On January 24, 2014, the USPTO notified that it proposes to change the rules to identify the attributable owner on filing of an application (or soon after), whenever ownership of the application changes, when the issue fee and maintenance fees are paid, and when a patent is involved in supplemental examination, ex parte reexamination, and a trial before the Patent and Trial Board (PTAB).
A theme for all these requirements is it will increase transparency and reduce patent litigation abuse, but it is unclear how identifying the attributable owner multiple times during pendency of the application is necessary. Maybe it gives big tech a way to track and monitor third party patents.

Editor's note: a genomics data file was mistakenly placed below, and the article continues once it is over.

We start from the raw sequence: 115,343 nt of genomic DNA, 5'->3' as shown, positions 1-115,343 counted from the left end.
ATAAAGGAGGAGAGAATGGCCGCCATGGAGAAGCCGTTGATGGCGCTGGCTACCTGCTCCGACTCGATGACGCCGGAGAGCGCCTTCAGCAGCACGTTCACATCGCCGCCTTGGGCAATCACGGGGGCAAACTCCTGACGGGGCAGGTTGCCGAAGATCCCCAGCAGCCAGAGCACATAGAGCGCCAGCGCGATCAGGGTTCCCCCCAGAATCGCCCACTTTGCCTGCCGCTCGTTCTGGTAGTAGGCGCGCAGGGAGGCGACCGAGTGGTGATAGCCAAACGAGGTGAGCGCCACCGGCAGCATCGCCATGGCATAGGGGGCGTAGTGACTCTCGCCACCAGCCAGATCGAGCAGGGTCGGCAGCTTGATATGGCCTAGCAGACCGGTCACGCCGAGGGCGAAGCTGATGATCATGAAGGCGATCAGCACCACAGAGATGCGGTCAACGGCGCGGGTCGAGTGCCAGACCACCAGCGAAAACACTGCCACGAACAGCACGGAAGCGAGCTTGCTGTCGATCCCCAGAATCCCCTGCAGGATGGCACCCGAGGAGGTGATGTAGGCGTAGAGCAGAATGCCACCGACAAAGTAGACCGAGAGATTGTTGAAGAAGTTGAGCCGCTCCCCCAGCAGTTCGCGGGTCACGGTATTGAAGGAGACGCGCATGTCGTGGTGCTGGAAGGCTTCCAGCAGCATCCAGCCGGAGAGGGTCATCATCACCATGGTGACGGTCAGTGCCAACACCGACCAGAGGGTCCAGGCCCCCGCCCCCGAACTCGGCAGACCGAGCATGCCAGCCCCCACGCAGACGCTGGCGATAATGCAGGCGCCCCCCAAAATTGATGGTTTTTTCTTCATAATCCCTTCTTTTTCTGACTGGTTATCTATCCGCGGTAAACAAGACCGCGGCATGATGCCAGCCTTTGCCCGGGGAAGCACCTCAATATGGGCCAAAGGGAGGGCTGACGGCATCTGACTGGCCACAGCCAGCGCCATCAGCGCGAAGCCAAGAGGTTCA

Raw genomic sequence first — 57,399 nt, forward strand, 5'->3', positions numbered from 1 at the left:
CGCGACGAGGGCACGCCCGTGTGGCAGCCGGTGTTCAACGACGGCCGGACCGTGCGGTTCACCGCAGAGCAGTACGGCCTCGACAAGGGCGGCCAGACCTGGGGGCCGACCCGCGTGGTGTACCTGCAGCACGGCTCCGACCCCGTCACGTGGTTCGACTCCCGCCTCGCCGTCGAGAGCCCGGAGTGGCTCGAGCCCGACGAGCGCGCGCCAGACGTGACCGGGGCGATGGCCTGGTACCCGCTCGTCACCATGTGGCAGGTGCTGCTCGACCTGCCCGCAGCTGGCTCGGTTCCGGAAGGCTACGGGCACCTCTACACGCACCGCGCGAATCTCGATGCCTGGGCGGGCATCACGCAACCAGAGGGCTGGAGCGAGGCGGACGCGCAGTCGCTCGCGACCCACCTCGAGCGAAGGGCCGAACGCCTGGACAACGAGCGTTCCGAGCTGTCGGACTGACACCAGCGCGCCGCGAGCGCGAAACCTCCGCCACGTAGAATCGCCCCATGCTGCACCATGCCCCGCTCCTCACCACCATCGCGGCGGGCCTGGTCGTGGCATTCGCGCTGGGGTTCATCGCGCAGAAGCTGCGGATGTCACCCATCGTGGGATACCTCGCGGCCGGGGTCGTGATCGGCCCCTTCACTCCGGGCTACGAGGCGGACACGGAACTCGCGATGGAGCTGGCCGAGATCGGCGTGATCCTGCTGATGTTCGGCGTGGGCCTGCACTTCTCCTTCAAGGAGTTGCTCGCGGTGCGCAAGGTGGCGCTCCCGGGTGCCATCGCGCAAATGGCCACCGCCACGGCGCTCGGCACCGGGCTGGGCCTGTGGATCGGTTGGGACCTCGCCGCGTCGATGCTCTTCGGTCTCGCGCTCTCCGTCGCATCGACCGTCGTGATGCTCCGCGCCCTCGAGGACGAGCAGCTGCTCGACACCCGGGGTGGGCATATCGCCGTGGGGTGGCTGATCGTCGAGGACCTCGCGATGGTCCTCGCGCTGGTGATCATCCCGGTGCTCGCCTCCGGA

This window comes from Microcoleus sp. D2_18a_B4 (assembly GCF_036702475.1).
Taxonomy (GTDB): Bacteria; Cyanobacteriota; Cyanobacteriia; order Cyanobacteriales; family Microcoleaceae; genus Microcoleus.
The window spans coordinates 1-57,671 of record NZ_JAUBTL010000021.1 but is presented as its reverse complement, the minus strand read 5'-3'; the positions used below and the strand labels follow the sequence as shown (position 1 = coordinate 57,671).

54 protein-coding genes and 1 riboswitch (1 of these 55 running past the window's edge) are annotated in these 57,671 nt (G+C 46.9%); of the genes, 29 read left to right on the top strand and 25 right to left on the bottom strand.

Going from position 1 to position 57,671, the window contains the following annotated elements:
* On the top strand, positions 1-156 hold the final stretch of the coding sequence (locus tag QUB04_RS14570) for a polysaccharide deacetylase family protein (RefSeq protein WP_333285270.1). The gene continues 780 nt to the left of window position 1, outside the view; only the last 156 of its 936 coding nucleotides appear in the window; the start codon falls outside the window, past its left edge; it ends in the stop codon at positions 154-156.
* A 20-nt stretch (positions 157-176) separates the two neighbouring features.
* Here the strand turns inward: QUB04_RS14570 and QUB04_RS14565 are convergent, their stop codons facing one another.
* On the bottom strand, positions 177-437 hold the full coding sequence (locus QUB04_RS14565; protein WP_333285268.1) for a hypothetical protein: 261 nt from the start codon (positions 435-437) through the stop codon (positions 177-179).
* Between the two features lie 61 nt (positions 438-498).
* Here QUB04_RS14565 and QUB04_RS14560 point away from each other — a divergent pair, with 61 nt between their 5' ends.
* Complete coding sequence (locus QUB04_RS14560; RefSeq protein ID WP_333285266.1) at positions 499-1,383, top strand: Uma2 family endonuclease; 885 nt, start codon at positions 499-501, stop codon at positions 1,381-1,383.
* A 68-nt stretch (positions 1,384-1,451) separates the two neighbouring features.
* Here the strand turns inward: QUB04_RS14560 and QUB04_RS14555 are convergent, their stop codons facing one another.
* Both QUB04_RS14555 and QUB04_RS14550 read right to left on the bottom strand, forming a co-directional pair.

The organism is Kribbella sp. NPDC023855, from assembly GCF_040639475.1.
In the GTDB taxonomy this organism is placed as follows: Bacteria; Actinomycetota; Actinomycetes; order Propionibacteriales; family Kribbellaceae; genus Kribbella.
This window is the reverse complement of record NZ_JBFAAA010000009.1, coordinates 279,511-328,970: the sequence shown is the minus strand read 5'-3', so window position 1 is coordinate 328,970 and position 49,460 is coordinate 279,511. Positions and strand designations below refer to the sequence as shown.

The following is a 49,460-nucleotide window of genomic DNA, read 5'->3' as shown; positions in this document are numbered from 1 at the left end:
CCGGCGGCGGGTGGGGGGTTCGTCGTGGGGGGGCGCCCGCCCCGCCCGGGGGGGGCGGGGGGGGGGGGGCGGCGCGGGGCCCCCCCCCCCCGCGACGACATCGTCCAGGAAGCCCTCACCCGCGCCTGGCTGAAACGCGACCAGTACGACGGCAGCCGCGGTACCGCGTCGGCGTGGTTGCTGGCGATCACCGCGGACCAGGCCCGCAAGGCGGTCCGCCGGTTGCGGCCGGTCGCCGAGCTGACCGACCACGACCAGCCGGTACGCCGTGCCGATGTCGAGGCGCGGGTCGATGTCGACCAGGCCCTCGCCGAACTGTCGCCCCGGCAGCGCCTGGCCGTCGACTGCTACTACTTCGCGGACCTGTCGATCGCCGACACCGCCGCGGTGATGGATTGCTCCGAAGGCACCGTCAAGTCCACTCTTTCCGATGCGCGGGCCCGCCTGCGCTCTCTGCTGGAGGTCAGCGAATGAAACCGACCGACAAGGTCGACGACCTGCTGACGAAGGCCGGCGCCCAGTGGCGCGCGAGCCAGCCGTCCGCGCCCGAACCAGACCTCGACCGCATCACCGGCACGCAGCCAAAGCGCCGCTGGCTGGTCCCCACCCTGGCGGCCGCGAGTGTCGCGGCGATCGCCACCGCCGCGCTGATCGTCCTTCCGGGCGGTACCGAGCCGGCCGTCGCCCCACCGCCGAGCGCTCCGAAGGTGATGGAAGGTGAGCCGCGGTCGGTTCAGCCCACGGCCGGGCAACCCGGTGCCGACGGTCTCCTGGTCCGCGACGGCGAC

It will increase the cost of prosecuting applications and maintaining patents and even result in abandonment of an application or lapse of U.S. patent whenever someone fails to identify the attributable owner to the USPTO within a non-extendable three months. Congress is the legislative body that has a process for ensuring we discuss whether the benefit of this ownership rules outweigh the cost of subjecting owners to loss of US patent rights.
The proposed rule also raises a question if these rules exceed the USPTO law making authority.
Under the proposed rules someone can lose a US patent even if it is not the subject of any licensing or litigation activity simply if they fail to update their ownership records within three month. If a patent is the subject of litigation, ownership must be stated in the complaint. To say you can petition if you have delayed in updating the records is insufficient, because the USPTO may decline to grant the petition. I wouldn't be surprised to see articulate comments opposing this proposal.
See the USPTO notice on the proposed rules: Changes to Require Identification of Attributable Owner.
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